The Dutch National Police are recruiting pilots for a powerful new air force, specifically designed to take down hostile drones.
But they’re not building any new planes; instead, they’re pitting the old against the new, nature against technology.
So who are these elite pilots? North American Bald Eagles.
In response to the growing possibility of attack from weaponized drones, the Dutch National Police (DNP) have trained bald eagles to remove drones from mid-air. They purchased the bald eagles as chicks, and have been training and testing them for the past year. These tests, according to the DNP, have been wildly successful – so much so that they’ve purchased more chicks.
The eagles are trained to locate drones in the air and “respond accordingly”, which means attacking the drone until it hits the ground, and then moving it to a safe distance from crowds.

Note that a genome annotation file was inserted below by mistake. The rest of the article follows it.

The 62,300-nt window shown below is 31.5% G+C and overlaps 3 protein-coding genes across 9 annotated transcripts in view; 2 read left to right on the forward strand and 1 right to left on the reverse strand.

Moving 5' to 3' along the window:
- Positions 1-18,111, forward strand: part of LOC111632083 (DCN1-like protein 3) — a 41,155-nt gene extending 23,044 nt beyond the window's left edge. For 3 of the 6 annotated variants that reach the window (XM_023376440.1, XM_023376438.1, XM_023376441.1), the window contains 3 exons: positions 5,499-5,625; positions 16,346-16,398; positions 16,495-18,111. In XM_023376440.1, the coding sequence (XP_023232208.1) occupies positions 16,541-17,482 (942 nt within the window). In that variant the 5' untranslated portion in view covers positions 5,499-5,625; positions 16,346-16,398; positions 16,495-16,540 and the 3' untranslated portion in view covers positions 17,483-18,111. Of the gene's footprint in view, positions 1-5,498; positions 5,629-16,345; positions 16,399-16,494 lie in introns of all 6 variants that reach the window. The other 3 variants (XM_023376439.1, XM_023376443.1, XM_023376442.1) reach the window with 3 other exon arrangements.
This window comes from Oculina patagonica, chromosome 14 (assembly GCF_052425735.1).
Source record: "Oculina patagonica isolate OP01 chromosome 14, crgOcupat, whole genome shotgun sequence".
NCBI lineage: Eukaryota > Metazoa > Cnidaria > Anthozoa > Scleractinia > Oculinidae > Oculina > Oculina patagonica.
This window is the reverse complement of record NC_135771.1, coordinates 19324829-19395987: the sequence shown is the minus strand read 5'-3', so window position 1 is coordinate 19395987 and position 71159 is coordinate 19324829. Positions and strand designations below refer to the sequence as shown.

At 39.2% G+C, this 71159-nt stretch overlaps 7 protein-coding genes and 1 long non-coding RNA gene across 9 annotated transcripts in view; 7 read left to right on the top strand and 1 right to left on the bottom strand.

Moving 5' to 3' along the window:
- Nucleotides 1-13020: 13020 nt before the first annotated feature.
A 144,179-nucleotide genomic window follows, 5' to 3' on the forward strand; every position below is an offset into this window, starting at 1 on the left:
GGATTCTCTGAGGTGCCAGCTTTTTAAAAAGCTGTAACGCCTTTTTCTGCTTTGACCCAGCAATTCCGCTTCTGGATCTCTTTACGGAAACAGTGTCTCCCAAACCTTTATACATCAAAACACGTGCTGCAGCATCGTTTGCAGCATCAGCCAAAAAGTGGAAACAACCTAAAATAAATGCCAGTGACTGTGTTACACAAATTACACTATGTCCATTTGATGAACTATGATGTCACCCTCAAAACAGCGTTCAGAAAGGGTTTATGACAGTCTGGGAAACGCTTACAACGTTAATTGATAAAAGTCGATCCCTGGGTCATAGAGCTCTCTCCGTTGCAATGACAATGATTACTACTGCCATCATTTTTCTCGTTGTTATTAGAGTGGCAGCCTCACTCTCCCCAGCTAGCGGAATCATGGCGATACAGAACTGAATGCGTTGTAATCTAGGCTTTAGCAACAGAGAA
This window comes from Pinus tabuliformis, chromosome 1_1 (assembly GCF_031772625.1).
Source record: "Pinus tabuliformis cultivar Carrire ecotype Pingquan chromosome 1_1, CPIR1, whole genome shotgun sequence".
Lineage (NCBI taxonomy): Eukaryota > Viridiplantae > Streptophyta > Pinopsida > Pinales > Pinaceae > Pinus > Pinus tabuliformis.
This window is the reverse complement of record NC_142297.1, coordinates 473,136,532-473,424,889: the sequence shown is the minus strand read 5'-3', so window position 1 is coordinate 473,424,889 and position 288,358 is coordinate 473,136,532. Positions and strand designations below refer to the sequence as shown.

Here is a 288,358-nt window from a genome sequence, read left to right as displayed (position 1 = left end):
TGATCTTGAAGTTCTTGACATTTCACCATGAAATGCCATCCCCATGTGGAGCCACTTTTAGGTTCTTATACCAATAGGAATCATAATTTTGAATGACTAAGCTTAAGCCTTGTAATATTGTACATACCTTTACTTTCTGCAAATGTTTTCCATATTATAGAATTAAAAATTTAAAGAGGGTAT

A fully-grown bald eagle’s wingspan can measure between 5.9 and 7.5 feet, and its talons can reach up to two inches in length (that’s just the talon’s claws, not including the toes). Their feet are covered in thick, scaly skin which usually protects them from other animal attacks; in this application, this skin protects them from the beating rotors of small drones. (For larger drones, the DNP is designing a “foot protector” to cover the eagles’ feet.)
With measurements like these, it’s easy to see why eagles rule the skies of the animal kingdom. This is a fascinating example of humans taking advantage of the wonders of nature.
You may be asking, is there a video of this awesomeness??
Why yes, yes there is.